• Barber, R. (2004). "Chandos, Sir John (d. 1370)". Oxford Dictionary of National Biography. Oxford University Press. Archived from the original on 20 February 2018. Retrieved 20 February 2018. (Subscription required (help)).
  • Bean, J. M. W. (1968). The Decline of English Feudalism. Manchester: Manchester University Press. OCLC 810527195.
  • Classen, C. (2012). The Deepest Sense: A Cultural History of Touch. Illinois: University of Illinois Press. p. 3. ISBN 978-0-252-09440-8.
  • Cokayne, G. E. (1945). Gibb, V.; Doubleday, H. A.; White, G. H.; de Walden, H., eds. The Complete Peerage of England, Scotland, Ireland, Great Britain and the United Kingdom: Extant, Extinct, or Dormant. X (14 volumes 1910 - 1959, 2nd ed.). London: St Catherine Press. OCLC 1000621451.
  • Cushway, G. (2011). Edward III and the War at Sea. Woodbridge: Boydell and Brewer. ISBN 9781782046608.
  • Davies, R. R. (2004). "Mortimer, Roger, first earl of March". Oxford Dictionary of National Biography. Oxford: Oxford University Press. Archived from the original on 20 February 2018. Retrieved 20 February 2018. (Subscription required (help)).
  • Dugdale, W. (1675). The Baronage of England, Or, An Historical Account of the Lives and Most Memorable Actions of Our English Nobility. I. London: Tho. Newcomb. OCLC 197364437.
  • Froissart, J. (1808). Johnes, T., ed. Sir John Froissart's Chronicles of England, France, Spain and the Ajoining Countries from the latter part of the reign of Edward II to the coronation of Henry IV. IV (3rd ed.). London: Longman, Hurst, Rees, and Orme. OCLC 831301633.
  • Given-Wilson, C. (1997). The English Nobility in the Later Middle Ages. Trowbridge: Routledge. ISBN 0415148839.
  • Harriss, G. L. (2005). Shaping the Nation: England 1360-1461. (New Oxford History of England). Oxford: Oxford University Press. ISBN 0198228163.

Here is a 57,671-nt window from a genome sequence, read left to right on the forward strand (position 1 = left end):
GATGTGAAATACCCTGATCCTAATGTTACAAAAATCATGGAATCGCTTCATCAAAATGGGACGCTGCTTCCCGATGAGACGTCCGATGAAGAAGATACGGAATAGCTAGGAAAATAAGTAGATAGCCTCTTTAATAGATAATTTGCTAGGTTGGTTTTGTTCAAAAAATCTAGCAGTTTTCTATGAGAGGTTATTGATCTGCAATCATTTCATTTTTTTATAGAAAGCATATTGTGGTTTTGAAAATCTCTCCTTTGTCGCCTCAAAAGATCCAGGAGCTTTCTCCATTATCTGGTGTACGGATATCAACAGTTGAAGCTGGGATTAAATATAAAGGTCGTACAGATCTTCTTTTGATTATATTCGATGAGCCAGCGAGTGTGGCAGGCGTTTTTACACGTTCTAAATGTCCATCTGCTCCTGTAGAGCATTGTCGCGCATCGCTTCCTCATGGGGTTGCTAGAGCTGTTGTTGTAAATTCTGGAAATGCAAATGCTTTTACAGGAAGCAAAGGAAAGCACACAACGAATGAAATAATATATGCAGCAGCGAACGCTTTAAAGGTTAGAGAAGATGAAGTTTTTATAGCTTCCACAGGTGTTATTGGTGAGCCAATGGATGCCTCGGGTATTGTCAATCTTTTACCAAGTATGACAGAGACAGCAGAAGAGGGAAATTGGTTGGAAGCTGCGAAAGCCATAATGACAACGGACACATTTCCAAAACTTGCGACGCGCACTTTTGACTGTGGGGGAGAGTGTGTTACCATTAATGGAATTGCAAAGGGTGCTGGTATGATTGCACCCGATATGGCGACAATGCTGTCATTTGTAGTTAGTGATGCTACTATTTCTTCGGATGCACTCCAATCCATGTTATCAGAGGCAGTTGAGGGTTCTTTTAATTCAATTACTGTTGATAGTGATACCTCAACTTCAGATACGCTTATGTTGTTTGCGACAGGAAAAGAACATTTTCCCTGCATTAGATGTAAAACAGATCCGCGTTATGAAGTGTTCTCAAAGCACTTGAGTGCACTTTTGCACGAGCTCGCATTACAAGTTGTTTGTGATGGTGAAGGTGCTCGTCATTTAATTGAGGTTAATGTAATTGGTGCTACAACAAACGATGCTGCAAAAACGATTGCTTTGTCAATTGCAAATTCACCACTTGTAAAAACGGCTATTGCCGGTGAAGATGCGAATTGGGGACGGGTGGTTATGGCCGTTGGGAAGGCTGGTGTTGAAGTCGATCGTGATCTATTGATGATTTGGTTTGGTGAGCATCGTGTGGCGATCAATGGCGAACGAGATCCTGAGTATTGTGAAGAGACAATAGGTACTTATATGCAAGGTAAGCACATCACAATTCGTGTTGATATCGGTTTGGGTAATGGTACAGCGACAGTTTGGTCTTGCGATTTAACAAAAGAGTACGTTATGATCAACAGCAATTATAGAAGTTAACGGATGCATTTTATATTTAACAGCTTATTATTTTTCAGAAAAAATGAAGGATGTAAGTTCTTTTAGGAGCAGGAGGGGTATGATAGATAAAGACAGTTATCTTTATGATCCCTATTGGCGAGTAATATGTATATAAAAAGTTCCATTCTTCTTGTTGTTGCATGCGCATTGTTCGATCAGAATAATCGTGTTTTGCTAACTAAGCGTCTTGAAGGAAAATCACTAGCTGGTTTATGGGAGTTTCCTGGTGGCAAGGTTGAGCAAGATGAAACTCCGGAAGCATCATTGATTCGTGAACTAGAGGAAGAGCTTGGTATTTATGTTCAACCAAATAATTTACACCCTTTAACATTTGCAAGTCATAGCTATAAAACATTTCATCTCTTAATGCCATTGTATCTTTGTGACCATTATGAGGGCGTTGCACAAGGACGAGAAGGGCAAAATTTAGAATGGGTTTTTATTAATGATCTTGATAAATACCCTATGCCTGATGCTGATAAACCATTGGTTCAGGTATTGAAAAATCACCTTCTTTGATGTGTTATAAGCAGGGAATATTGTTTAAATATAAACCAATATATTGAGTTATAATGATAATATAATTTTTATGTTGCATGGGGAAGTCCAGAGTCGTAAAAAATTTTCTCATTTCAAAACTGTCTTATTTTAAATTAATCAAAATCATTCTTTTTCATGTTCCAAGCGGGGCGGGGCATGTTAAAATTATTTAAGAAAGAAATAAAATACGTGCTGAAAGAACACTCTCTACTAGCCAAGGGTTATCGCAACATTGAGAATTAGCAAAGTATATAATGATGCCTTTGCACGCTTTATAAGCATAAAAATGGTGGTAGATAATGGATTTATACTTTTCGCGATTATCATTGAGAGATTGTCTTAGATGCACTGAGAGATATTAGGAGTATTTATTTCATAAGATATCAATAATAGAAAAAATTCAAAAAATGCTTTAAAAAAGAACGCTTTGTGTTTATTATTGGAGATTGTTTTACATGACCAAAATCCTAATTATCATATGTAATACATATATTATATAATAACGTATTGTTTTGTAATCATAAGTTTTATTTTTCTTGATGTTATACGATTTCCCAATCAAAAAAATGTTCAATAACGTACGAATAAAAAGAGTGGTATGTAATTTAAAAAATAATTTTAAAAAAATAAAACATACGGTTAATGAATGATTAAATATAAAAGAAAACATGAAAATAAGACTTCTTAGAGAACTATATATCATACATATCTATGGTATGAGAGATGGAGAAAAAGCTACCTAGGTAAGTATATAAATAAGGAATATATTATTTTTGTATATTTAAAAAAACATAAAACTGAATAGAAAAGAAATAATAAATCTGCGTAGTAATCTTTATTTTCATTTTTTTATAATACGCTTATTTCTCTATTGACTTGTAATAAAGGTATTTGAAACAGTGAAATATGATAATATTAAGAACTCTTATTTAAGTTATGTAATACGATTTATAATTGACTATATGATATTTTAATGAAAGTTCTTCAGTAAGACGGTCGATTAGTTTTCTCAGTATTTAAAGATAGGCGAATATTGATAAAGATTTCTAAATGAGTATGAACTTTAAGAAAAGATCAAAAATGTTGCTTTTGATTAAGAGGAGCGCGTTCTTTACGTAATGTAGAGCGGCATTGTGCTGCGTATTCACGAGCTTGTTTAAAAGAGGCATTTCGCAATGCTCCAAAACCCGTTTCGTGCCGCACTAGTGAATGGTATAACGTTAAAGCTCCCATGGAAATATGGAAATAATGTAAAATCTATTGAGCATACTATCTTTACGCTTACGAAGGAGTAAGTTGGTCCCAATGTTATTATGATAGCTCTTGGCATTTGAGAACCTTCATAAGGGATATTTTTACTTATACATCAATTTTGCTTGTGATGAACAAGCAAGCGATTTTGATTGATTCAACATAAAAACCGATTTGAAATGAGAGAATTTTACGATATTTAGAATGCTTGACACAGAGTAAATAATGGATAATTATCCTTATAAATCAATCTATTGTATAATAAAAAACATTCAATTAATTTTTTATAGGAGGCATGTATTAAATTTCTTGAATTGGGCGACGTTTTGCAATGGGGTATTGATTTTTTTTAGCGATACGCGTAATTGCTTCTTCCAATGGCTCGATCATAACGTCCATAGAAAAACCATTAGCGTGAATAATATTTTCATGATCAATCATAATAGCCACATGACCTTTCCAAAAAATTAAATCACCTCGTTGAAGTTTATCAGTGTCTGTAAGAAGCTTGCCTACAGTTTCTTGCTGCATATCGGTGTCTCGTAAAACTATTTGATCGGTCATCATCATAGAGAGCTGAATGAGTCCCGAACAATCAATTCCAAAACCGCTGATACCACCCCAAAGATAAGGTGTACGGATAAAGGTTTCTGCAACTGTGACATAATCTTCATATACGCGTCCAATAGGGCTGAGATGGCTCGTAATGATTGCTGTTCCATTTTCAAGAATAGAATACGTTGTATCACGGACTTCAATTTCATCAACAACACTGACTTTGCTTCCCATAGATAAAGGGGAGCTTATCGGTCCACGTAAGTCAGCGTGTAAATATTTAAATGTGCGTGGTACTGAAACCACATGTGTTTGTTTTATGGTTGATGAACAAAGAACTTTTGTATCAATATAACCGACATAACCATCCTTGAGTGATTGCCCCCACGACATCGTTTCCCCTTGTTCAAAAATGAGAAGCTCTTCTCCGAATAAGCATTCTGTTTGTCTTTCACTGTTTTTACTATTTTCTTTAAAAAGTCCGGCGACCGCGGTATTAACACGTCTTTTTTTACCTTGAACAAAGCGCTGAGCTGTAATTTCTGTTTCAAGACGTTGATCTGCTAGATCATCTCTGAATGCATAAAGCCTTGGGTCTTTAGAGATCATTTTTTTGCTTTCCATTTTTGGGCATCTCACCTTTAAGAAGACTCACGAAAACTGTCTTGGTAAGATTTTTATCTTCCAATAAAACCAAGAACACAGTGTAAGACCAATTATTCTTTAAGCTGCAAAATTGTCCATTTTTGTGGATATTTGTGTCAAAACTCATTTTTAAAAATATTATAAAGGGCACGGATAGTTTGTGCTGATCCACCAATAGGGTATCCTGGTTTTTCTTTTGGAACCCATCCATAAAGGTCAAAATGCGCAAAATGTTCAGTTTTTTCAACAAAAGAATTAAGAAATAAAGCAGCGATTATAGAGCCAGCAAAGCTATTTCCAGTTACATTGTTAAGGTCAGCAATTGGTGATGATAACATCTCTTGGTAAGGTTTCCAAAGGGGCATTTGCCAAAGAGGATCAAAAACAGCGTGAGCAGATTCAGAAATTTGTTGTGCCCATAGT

• Hasted, Edward (1798). "Parishes". The History and Topographical Survey of the County of Kent. Institute of Historical Research. 6. Archived from the original on 20 February 2018. Retrieved 20 February 2018.
  • Holmes, G. A. (1957). The Estates of the Higher Nobility in XIV Century England. Cambridge: Cambridge University Press. OCLC 752712271.
  • Jack, R. I. (1965). "Entail and Decent: The Hastings Inheritance, 1370-1436". Historical Research. 38 (97). OCLC 300188139.
  • Jack, R. I. (2004). "Hastings, John, thirteenth earl of Pembroke (1347–1375)". Oxford Dictionary of National Biography. Oxford University Press. Archived from the original on 20 February 2018. Retrieved 20 February 2018. (Subscription required (help)).
  • Jacob, E. F. (1947). Henry V and the Invasion of France. London: Hodder & Stoughton. OCLC 657400955.
  • Keen, M. (1996). Nobles, Knights and Men-at-Arms in the Middle Ages. London: A&C Black. ISBN 978-1-85285-087-6.
  • McKisack, M. (1991). The Fourteenth Century, 1307-1399. (Oxford History of England) (2nd ed.). Oxford: Oxford University Press. ISBN 0198217129.
  • Ormrod, W. M. (2000). The Reign of Edward III. Stroud: Tempus. ISBN 0752417738.
  • Ormrod, W. M. (2013). Edward III. English Monarchs Series. London: Yale University Press. ISBN 0300194080.
  • Prestwich, M. (1980). The Three Edwards: War add State in England, 1327-1377. Fakenham: Weidenfeld & Nicolson. ISBN 0297777300.